As I was flying over the Pacific Ocean, my thoughts were on the mystery of the islands ahead. As they came into view, they looked like large stepping stones. When we flew closer I saw enormous battleships and airfields and knew I was approaching Pearl Harbor. My thoughts started to drift back to December 7th, 1941, when the island was attacked. As we circled back around, I felt myself skipping across each island, and going back to that country that started it all, Japan.
During 1941 the United States was unaware of Japan?s master plan to dominate Southeast Asia. We must look back on Japans past to see how this all played out. On July 5th, 1853, Commodore Matthew C. Perry sailed into Edo Bay (now Tokyo Harbor) with four American warships and 560 men.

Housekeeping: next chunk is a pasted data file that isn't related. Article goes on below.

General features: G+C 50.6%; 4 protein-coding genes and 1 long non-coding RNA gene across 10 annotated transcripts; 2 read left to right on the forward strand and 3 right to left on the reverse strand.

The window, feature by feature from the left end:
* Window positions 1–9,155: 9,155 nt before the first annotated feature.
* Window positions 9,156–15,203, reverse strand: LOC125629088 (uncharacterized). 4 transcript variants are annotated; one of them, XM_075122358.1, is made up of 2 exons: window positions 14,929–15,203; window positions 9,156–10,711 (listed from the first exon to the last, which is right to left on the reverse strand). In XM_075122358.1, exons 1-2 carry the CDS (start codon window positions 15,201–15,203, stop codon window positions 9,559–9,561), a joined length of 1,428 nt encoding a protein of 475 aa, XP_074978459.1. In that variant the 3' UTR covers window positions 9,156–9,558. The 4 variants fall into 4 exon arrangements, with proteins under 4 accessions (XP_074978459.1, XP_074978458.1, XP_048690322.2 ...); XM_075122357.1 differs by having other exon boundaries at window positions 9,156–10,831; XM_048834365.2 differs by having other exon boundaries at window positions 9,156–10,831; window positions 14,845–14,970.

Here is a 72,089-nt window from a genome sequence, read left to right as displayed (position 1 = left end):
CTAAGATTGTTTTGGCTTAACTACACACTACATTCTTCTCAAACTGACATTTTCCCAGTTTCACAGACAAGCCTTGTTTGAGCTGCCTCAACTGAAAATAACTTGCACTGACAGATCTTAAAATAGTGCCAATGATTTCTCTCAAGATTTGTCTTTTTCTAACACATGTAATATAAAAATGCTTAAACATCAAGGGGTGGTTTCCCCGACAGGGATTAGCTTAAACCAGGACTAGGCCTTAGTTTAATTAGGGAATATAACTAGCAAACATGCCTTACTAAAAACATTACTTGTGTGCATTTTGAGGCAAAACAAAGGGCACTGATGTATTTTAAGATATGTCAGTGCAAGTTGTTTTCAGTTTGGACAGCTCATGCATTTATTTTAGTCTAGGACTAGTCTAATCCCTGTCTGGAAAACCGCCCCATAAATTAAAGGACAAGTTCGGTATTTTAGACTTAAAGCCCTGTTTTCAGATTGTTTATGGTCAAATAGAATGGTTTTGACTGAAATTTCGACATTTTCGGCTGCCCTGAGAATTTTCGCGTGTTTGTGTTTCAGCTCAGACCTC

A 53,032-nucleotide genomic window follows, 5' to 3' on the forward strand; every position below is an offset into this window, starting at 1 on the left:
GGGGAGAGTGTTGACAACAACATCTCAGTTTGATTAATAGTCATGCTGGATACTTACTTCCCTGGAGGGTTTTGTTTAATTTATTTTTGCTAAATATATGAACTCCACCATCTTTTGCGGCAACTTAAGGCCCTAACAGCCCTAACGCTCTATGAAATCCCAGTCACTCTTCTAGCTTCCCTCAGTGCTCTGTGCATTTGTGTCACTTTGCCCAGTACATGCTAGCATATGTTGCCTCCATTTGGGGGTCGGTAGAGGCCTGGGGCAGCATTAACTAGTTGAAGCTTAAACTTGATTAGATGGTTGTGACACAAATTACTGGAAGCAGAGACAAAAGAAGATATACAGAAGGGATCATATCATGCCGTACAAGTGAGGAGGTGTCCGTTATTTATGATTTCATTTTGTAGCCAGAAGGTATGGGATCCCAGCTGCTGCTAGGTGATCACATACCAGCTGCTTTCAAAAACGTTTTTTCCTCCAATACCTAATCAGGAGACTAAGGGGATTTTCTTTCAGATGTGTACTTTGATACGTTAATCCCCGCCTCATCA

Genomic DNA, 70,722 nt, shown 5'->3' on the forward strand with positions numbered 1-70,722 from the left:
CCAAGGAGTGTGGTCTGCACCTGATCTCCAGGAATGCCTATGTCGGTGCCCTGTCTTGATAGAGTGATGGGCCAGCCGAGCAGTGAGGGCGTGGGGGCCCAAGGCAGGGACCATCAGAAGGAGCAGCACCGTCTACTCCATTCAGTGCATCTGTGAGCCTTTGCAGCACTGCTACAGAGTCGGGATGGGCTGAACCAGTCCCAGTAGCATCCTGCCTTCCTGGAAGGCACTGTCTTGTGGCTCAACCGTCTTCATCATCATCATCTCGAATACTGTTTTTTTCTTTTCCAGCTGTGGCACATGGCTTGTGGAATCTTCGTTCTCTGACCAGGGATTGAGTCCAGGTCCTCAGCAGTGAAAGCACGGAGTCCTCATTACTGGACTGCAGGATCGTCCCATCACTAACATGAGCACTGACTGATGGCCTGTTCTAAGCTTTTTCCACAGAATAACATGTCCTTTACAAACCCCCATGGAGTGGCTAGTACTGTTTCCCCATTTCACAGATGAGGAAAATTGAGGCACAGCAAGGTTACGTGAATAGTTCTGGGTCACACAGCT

Perry brought a letter from President Franklin Pierce asking if the United States could stop in Japanese Ports to use coal for re-fueling, thereby opening Japan to western trade.
(Rice, 13) Japan was no longer isolated when it became exposed to western culture, industry, and military. They started to view themselves as an empire and started to expand. In less than eighty years, Japan trained, built, and had an army and navy equal to the other major European nations.
Japan became established as a major military power when it attacked China following a disagreement over Korea. It gained possession of Taiwan. The Russo-Japanese War (1904-1905) also let Japan prevail over Korea. (Rice 15) Japan entered World War I in 1914. The United States started to become aware of Japan as an emerging Asian power.
Both the United States and Japan sided with the allies in WWI. Japan sought to take back its territories that the Germans had gained earlier. These were areas in China and...